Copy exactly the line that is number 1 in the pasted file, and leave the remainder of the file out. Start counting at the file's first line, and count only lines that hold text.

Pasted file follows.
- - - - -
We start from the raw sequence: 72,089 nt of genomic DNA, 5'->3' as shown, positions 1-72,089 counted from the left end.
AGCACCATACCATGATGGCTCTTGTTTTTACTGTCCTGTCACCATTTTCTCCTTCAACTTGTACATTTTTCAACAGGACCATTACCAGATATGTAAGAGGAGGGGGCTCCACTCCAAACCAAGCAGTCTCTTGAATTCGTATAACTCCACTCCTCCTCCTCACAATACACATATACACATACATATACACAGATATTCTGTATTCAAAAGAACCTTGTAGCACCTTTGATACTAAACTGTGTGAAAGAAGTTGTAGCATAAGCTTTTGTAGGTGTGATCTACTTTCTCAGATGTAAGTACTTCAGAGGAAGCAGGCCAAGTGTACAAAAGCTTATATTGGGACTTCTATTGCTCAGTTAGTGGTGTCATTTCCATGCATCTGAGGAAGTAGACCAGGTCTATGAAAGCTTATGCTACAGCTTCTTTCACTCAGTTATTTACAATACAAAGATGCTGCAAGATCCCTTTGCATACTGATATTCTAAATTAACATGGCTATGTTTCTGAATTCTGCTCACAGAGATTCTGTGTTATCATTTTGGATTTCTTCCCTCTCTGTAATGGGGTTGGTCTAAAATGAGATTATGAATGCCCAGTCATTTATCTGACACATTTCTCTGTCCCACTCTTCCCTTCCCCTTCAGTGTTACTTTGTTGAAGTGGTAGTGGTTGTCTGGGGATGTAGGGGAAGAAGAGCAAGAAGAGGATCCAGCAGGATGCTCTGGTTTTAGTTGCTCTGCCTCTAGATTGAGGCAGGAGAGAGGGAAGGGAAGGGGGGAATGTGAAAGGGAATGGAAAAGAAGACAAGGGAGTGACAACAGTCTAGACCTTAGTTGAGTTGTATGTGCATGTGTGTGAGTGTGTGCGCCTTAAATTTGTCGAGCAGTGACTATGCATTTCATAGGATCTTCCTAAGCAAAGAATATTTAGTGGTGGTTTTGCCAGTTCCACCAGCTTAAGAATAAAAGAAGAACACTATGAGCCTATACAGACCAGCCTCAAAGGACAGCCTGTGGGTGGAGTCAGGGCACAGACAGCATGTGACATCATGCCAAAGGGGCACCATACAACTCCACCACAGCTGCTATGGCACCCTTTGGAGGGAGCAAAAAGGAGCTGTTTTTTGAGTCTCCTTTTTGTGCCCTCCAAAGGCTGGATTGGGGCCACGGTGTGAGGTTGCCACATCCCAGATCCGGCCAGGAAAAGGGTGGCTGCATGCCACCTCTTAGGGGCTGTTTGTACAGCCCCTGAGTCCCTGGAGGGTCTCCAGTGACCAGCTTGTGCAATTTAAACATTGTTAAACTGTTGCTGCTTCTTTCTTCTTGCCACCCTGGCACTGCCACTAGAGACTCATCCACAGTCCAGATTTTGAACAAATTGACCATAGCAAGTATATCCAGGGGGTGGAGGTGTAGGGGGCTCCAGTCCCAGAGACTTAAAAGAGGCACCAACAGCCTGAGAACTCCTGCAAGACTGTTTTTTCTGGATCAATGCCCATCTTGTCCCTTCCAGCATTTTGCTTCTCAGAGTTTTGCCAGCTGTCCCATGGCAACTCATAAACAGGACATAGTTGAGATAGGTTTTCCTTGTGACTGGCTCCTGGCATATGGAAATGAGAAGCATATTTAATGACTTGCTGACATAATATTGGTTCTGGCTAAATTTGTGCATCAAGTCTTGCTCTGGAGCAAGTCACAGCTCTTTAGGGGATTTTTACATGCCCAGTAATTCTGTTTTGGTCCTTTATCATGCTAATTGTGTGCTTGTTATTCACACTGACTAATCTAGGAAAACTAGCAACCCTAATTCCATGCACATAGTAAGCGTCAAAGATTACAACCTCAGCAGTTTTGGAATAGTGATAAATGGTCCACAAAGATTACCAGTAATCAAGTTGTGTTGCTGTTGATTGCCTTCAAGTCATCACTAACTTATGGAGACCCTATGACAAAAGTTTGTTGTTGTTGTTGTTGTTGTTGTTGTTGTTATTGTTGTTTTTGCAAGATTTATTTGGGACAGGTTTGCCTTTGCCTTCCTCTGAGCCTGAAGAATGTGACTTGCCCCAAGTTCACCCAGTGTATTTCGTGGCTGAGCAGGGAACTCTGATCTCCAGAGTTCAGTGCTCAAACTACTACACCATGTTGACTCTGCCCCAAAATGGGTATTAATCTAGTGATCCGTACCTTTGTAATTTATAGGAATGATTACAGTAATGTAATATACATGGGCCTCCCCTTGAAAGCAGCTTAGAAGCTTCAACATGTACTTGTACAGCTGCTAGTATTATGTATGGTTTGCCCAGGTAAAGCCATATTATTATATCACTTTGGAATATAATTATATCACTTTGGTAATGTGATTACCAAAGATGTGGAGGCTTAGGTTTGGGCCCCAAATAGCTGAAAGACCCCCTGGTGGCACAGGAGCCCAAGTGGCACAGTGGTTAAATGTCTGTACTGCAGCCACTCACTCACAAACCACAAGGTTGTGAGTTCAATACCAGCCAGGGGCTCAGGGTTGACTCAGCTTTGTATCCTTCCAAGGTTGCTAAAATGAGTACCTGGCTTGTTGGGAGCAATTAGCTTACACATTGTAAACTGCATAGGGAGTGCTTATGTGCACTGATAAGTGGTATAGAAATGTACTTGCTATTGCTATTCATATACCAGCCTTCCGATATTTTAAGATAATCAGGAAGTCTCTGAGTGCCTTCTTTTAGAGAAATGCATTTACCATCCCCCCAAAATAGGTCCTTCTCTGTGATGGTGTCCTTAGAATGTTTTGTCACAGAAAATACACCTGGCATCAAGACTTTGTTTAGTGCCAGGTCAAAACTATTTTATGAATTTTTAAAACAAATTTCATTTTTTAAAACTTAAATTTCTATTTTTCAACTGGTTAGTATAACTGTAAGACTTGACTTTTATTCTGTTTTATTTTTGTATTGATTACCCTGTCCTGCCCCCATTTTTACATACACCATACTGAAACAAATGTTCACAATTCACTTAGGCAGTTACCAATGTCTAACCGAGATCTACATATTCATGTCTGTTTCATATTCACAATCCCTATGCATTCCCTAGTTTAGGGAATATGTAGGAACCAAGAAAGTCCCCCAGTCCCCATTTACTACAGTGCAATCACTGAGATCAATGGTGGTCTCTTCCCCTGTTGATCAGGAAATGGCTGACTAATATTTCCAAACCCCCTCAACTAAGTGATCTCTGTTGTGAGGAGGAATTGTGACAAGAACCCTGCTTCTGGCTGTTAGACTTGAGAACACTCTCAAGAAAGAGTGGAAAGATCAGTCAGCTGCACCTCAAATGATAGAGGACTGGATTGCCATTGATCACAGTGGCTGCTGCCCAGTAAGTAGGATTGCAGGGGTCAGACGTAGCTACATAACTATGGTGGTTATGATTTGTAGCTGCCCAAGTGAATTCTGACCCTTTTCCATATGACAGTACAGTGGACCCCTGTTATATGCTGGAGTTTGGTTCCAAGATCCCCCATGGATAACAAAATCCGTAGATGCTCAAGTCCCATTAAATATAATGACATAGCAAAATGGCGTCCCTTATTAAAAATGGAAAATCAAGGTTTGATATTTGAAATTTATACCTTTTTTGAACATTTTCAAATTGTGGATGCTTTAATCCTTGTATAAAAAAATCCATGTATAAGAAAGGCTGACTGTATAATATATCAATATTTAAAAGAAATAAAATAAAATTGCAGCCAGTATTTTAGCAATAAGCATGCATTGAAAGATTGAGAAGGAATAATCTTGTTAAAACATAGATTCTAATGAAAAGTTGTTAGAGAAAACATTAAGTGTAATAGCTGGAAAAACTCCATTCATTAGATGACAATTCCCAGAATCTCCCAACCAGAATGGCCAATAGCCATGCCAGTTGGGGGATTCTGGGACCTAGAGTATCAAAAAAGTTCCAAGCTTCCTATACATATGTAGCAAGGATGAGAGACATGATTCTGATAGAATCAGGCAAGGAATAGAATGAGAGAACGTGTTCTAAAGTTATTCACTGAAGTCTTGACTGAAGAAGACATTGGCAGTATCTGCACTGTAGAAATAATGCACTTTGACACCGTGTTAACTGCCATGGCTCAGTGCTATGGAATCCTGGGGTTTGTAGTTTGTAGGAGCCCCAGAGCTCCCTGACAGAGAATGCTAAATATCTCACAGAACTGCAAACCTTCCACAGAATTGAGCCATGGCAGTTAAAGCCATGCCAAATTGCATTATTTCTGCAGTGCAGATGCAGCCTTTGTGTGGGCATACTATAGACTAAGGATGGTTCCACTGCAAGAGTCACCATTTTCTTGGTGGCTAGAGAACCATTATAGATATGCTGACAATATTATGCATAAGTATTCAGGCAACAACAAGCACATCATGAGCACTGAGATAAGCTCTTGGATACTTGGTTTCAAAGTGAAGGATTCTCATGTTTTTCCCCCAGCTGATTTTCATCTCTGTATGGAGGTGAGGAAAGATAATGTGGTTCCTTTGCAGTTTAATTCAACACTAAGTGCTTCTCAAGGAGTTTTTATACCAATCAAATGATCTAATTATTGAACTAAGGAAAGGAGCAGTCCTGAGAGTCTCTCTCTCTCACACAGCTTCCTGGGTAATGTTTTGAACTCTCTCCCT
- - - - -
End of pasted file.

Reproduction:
We start from the raw sequence: 72,089 nt of genomic DNA, 5'->3' as shown, positions 1-72,089 counted from the left end.